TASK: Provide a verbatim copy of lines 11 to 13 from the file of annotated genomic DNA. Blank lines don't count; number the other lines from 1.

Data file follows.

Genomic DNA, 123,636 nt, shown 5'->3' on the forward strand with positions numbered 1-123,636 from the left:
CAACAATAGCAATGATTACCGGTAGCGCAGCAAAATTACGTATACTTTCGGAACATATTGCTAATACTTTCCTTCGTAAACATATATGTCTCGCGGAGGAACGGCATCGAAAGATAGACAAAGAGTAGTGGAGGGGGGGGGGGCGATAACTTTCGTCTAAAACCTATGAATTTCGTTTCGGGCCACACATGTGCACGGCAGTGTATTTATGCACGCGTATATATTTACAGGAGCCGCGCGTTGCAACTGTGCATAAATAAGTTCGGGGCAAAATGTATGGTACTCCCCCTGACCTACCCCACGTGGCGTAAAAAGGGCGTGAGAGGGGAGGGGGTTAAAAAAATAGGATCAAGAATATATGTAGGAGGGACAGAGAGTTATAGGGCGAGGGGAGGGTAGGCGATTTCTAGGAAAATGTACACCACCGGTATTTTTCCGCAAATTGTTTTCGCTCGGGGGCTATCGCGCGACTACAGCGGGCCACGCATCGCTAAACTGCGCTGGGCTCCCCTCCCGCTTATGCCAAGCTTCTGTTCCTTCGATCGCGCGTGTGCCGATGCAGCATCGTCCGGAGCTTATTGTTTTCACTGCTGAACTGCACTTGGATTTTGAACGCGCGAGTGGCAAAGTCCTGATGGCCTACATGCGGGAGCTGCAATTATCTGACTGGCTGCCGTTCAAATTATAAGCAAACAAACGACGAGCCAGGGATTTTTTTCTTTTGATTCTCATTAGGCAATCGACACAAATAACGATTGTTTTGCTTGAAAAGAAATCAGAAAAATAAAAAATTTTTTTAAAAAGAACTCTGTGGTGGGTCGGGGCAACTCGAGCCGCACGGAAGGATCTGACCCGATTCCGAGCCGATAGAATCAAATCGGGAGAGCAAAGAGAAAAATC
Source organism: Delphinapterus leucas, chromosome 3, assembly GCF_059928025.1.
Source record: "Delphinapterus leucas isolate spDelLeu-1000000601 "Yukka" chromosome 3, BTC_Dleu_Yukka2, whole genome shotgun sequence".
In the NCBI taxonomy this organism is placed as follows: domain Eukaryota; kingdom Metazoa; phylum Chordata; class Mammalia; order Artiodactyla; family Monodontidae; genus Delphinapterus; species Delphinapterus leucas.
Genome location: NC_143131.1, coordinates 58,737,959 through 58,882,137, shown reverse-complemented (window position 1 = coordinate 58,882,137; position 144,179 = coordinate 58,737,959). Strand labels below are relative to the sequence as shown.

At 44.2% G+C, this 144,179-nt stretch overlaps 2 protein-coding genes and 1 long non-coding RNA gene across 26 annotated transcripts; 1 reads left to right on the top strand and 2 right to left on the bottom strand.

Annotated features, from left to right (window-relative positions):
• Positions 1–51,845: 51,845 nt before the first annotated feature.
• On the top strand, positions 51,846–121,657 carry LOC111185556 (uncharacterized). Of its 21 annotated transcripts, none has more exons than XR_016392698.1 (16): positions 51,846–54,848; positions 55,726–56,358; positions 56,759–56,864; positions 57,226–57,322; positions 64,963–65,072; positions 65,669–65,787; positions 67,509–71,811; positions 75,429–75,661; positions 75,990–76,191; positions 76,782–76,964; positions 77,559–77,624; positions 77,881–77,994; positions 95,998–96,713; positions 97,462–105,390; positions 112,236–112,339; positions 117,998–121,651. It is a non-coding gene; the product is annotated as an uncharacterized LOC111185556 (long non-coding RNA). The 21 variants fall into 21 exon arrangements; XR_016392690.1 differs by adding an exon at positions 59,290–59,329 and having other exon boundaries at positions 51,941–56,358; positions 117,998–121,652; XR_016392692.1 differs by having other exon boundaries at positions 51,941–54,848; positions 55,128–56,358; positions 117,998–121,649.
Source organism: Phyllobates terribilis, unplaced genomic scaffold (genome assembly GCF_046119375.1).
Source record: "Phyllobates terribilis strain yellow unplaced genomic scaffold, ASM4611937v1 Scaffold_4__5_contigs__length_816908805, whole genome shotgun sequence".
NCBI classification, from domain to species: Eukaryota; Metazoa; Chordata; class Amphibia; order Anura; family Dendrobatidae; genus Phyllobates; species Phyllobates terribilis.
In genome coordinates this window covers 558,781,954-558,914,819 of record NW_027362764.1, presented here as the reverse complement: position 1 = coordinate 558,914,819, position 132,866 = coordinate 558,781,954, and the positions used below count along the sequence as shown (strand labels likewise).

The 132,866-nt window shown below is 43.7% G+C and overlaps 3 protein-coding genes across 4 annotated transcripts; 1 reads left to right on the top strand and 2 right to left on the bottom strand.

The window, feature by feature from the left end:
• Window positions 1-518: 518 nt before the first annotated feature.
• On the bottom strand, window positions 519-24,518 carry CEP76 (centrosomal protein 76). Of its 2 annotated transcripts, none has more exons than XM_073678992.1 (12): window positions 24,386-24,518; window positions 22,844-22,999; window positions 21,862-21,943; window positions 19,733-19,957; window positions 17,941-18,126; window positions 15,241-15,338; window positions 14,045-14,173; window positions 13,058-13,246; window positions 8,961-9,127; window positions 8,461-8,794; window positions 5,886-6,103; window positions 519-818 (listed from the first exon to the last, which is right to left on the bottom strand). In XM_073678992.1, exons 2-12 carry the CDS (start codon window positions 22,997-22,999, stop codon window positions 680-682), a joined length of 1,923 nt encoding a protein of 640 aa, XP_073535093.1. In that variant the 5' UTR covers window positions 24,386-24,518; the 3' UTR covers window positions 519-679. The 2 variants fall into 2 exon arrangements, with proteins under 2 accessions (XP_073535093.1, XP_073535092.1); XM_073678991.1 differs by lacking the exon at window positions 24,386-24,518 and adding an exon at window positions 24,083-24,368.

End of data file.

Source organism: Phyllobates terribilis, unplaced genomic scaffold (genome assembly GCF_046119375.1).
Source record: "Phyllobates terribilis strain yellow unplaced genomic scaffold, ASM4611937v1 Scaffold_4__5_contigs__length_816908805, whole genome shotgun sequence".
NCBI classification, from domain to species: Eukaryota; Metazoa; Chordata; class Amphibia; order Anura; family Dendrobatidae; genus Phyllobates; species Phyllobates terribilis.